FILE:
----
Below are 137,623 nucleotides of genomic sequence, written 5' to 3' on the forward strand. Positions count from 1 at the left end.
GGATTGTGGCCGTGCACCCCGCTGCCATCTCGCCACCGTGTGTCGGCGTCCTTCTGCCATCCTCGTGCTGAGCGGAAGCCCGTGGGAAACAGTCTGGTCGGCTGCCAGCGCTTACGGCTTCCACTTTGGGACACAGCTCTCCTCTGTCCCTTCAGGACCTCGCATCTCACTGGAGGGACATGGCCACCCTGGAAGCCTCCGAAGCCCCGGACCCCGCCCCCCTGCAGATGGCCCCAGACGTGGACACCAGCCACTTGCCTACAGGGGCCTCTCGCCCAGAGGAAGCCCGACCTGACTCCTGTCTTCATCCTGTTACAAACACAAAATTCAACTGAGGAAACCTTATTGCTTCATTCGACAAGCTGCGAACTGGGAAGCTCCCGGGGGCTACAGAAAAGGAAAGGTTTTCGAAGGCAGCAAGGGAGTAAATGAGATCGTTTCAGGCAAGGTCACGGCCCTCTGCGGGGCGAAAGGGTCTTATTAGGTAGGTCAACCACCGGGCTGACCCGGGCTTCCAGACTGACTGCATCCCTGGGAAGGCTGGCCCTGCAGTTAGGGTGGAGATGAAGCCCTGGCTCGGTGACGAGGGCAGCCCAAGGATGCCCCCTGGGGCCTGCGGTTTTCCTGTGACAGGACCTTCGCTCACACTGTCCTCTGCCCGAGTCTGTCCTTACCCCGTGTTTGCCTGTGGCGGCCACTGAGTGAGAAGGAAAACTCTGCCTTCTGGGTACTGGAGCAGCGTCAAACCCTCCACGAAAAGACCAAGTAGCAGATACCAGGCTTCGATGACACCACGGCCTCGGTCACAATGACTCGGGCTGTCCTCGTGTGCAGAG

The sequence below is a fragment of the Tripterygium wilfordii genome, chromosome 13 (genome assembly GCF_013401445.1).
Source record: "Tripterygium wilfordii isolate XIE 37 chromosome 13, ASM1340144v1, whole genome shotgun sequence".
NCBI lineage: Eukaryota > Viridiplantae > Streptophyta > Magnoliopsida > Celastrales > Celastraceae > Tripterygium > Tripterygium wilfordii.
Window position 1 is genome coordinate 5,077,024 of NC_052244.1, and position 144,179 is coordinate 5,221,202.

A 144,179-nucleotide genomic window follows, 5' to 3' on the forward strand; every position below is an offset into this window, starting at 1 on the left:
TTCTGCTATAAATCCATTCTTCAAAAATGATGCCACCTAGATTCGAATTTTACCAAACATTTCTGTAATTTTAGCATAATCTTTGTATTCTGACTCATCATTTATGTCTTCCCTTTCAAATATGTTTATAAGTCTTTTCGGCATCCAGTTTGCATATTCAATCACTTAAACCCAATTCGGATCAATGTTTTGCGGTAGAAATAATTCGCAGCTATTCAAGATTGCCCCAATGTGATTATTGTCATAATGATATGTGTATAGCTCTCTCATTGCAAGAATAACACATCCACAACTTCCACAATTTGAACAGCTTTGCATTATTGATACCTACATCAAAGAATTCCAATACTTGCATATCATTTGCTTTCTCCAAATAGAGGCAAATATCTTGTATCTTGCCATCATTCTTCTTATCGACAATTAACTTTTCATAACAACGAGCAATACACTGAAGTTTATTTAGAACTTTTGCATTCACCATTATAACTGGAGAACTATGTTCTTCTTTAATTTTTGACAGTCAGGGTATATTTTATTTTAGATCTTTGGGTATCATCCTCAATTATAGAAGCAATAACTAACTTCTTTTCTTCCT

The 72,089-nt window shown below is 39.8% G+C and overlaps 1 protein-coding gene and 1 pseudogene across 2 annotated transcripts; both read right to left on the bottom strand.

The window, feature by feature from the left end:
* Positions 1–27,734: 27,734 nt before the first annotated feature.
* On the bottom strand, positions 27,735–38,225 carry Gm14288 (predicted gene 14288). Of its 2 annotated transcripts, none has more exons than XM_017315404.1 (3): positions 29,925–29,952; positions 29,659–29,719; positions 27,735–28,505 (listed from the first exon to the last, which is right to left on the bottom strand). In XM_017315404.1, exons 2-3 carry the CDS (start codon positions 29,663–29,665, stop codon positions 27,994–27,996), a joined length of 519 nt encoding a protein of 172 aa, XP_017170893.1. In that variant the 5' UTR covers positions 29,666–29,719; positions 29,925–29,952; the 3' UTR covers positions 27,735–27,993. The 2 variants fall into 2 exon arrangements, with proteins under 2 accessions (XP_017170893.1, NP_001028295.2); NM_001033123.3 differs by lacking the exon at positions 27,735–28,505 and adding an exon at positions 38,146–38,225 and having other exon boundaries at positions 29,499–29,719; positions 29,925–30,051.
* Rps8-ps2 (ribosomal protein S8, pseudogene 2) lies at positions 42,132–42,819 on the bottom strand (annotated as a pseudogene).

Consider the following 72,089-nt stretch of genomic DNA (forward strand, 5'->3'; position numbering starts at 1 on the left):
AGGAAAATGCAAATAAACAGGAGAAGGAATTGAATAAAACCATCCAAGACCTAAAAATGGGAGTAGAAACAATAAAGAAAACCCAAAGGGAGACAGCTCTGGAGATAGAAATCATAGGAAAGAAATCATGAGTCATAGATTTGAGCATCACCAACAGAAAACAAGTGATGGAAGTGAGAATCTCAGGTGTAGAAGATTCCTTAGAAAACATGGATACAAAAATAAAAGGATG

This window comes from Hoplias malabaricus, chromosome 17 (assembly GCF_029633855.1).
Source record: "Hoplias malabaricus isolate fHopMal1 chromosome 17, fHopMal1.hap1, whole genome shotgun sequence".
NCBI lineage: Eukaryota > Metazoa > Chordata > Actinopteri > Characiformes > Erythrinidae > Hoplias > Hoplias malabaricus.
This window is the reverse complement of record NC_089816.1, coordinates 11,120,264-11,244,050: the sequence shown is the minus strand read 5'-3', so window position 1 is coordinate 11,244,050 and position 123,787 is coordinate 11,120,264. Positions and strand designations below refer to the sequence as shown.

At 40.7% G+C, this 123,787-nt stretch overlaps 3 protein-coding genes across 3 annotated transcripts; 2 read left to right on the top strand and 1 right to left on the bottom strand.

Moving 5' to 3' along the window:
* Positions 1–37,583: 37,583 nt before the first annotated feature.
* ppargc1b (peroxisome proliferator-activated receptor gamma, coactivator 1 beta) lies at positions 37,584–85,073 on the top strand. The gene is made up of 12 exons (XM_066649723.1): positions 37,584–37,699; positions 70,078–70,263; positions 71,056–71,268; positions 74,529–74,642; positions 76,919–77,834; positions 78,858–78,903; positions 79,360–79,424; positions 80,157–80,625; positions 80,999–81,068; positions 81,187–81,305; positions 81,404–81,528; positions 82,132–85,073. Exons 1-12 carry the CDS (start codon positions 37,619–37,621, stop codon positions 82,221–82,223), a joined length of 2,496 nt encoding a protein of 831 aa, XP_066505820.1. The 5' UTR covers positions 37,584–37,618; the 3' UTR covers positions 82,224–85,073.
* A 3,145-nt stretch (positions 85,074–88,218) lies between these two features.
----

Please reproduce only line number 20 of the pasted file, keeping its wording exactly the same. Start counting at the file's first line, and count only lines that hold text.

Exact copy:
At 40.7% G+C, this 123,787-nt stretch overlaps 3 protein-coding genes across 3 annotated transcripts; 2 read left to right on the top strand and 1 right to left on the bottom strand.